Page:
Saudi Arabia’s government has begun injecting large amounts of money into the economy, which could boost growth at the end of this year after a sharp slowdown due to low oil prices, central bank data showed on Monday.
Its finances strained by shrunken oil revenues, Riyadh raised $17.5bn last month in its first international bond issue – the biggest emerging market bond sale on record.
Riyadh did not hold that money overseas but quickly brought it into the country, Monday’s data indicated. Instead of expanding because of the bond proceeds, the central bank’s net foreign assets shrank by $10.8bn from the previous month to $535.9bn in October – implying the government may have brought home a total of about $28.3bn last month.
Meanwhile total deposits at Saudi commercial banks, which had been trending lower because of government spending cuts, jumped by SAR27.2bn ($7.2bn) in October to SAR1.610 trillion – their biggest increase in over a year.
Monica Malik, chief economist at Abu Dhabi Commercial Bank, said the figures suggested the government was bringing large amounts of money into the country to settle its debts to construction firms and other companies, after delaying those payments for months.
“The drop in foreign assets implies much of the bond proceeds and more are being used to pay arrears to the private sector,” she said.
Central bank officials could not be reached for comment on Monday, but top government officials have said in recent weeks that they planned to settle debts to companies.
Fahad al-Hammadi, chief of the National Contractors’ Committee at the Council of Saudi Chambers, told the Arab News last week that Riyadh had paid SAR40bn to construction firms.
He predicted a further SAR100bn of payments by the end of this year which, he said, would mean the government had settled over 80 per cent of its debts to the sector.
The payment delays hurt economic growth, which slowed to 1.4 per cent from a year earlier in the second quarter of 2016 – the lowest rate in over three years. So the clearing of state debts could help the economy rebound.
“We can expect to see a boost to real non-oil activity in the fourth quarter,” said Malik.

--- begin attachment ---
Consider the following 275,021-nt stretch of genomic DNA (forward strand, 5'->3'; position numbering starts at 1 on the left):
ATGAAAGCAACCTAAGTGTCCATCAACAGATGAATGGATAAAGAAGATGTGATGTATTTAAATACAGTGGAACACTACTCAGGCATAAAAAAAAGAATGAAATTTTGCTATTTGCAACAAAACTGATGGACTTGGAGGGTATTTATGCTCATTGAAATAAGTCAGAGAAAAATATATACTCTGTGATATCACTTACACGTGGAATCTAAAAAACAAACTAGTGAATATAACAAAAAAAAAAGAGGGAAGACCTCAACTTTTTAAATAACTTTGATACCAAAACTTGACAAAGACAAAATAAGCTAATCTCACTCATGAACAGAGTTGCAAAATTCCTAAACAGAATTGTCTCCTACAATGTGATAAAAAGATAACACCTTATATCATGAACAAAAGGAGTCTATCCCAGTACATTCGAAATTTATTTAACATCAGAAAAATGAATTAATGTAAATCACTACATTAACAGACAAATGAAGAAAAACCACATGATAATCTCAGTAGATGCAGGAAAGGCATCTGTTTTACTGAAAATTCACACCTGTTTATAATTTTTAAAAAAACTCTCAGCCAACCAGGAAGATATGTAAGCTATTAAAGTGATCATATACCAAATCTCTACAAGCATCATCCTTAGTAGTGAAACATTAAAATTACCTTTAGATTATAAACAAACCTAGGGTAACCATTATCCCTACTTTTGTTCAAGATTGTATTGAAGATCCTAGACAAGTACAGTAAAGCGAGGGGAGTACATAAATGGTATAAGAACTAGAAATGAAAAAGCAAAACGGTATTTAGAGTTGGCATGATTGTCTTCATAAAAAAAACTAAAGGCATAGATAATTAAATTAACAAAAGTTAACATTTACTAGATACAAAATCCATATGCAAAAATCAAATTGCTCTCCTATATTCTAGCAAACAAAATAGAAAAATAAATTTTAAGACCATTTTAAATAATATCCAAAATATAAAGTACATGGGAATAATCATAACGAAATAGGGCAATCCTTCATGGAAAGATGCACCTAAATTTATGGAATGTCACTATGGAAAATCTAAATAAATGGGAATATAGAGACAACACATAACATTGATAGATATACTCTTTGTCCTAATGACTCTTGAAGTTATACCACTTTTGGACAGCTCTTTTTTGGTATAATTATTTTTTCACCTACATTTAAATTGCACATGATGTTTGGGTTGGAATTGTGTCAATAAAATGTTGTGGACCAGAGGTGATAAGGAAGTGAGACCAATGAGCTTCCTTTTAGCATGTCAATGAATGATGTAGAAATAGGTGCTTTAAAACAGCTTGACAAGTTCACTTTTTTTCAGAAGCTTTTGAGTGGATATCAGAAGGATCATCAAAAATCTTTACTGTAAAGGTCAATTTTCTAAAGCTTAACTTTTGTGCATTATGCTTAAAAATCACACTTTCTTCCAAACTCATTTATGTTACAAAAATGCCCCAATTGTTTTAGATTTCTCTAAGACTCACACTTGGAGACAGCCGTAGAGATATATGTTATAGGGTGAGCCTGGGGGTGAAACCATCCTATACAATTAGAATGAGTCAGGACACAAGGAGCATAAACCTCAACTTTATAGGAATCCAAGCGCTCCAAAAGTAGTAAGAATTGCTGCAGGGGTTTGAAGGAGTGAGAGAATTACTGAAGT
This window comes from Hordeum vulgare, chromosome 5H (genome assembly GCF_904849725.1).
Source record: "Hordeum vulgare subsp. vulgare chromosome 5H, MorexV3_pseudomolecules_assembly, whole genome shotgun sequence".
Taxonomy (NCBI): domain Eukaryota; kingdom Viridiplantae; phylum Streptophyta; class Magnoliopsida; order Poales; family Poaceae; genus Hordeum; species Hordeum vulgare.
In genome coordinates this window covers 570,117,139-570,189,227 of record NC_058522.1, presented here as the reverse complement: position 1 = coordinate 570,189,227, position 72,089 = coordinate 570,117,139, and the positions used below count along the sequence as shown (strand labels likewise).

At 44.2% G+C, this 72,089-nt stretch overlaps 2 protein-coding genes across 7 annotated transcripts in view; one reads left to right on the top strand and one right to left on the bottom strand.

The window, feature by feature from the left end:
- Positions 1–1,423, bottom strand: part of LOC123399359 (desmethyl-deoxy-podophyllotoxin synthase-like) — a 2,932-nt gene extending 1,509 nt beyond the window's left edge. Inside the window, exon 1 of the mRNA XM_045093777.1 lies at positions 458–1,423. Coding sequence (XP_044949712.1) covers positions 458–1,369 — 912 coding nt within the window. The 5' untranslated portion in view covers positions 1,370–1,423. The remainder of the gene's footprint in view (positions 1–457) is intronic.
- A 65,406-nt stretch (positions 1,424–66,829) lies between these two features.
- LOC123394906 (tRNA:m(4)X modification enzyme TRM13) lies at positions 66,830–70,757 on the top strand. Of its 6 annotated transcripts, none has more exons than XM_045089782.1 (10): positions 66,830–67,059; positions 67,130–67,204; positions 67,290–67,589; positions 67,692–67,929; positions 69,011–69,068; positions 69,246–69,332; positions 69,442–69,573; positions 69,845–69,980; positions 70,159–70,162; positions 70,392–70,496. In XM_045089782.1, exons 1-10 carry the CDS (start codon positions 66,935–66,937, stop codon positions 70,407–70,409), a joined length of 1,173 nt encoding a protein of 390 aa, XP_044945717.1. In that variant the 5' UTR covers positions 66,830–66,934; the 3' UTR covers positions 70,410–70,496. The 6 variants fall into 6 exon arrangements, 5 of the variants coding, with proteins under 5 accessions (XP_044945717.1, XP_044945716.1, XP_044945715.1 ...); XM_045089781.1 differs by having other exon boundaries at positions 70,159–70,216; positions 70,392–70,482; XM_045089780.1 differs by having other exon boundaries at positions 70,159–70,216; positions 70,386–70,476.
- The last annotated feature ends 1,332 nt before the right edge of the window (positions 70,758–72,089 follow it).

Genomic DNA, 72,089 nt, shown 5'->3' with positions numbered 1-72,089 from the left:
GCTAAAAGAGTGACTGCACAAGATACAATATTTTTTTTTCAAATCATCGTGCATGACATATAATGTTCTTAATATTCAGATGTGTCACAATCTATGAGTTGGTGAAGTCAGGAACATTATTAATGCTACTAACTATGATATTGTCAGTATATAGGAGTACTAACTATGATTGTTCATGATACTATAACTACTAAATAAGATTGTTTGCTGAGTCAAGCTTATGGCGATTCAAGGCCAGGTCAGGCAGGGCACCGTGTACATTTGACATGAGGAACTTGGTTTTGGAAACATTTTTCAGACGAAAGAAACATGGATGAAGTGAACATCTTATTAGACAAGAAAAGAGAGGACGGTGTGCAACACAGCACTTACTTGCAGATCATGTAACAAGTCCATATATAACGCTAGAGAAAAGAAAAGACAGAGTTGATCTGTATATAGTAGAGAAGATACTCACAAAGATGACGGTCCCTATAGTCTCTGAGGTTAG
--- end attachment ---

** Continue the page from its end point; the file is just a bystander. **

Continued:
She noted the central bank data showed cash withdrawals from automated teller machines edged up in October, suggesting cuts to public employees’ financial allowances might not be having as big an impact on the economy as some analysts had feared.
The liquidation of the central bank’s foreign assets brought them down 16.3 per cent from a year earlier to their lowest since December 2011. They reached a record high of $737bn in August 2014 before starting to fall as the government covered a huge budget gap caused by cheap oil.
The central bank drew down its foreign deposits sharply in October, by $11.6bn to $102.7bn, while its foreign securities holdings increased by $2.5bn to $375.1bn.
In addition to financing payment of the government’s debts, last month’s international bond issue appears to be helping the economy by reducing pressure for Riyadh to borrow domestically.
Monthly issues of domestic bonds to banks since mid-2015 pushed market interest rates up sharply through last month, when the three-month Saudi interbank offered rate hit a seven-year high of 2.386 per cent.
Since then, however, Riyadh has been able to suspend domestic bond issues for two consecutive months, easing pressure on banking system liquidity and bringing three-month SAIBOR down to 2.0920 per cent.
A Saudi banker told Reuters he believed the government could avoid a domestic bond issue in December as well, permitting a further fall in SAIBOR. Local issuance may resume early in 2017 but not as aggressively as this year, since Riyadh could issue international bonds again as soon as the first quarter, he said.
“The banking system is very liquid and stress on the banks has been reduced. Day-to-day liquidity is at the highest in 18 months.”